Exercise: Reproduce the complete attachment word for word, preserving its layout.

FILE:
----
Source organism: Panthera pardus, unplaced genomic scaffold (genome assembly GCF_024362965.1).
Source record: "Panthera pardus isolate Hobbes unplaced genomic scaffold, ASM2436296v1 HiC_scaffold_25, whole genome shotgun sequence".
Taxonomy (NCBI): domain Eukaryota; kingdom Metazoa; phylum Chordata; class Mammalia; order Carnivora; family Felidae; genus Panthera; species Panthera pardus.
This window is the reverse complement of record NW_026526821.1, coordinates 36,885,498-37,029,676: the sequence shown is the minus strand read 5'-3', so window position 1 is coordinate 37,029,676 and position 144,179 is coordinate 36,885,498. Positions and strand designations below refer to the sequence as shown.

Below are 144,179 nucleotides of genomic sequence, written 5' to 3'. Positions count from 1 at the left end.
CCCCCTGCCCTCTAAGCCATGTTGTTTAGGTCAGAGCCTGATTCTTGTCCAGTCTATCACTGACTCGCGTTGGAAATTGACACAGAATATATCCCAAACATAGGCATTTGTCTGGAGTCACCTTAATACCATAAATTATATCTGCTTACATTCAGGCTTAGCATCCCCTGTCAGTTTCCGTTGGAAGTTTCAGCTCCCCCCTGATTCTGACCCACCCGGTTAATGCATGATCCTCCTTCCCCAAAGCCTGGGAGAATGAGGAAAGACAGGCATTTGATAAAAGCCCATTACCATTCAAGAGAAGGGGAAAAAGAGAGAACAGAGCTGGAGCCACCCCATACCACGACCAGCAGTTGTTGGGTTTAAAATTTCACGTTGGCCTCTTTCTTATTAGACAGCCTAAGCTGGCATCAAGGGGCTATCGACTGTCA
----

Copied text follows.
Source organism: Panthera pardus, unplaced genomic scaffold (genome assembly GCF_024362965.1).
Source record: "Panthera pardus isolate Hobbes unplaced genomic scaffold, ASM2436296v1 HiC_scaffold_25, whole genome shotgun sequence".
Taxonomy (NCBI): domain Eukaryota; kingdom Metazoa; phylum Chordata; class Mammalia; order Carnivora; family Felidae; genus Panthera; species Panthera pardus.
This window is the reverse complement of record NW_026526821.1, coordinates 36,885,498-37,029,676: the sequence shown is the minus strand read 5'-3', so window position 1 is coordinate 37,029,676 and position 144,179 is coordinate 36,885,498. Positions and strand designations below refer to the sequence as shown.

Below are 144,179 nucleotides of genomic sequence, written 5' to 3'. Positions count from 1 at the left end.
CCCCCTGCCCTCTAAGCCATGTTGTTTAGGTCAGAGCCTGATTCTTGTCCAGTCTATCACTGACTCGCGTTGGAAATTGACACAGAATATATCCCAAACATAGGCATTTGTCTGGAGTCACCTTAATACCATAAATTATATCTGCTTACATTCAGGCTTAGCATCCCCTGTCAGTTTCCGTTGGAAGTTTCAGCTCCCCCCTGATTCTGACCCACCCGGTTAATGCATGATCCTCCTTCCCCAAAGCCTGGGAGAATGAGGAAAGACAGGCATTTGATAAAAGCCCATTACCATTCAAGAGAAGGGGAAAAAGAGAGAACAGAGCTGGAGCCACCCCATACCACGACCAGCAGTTGTTGGGTTTAAAATTTCACGTTGGCCTCTTTCTTATTAGACAGCCTAAGCTGGCATCAAGGGGCTATCGACTGTCA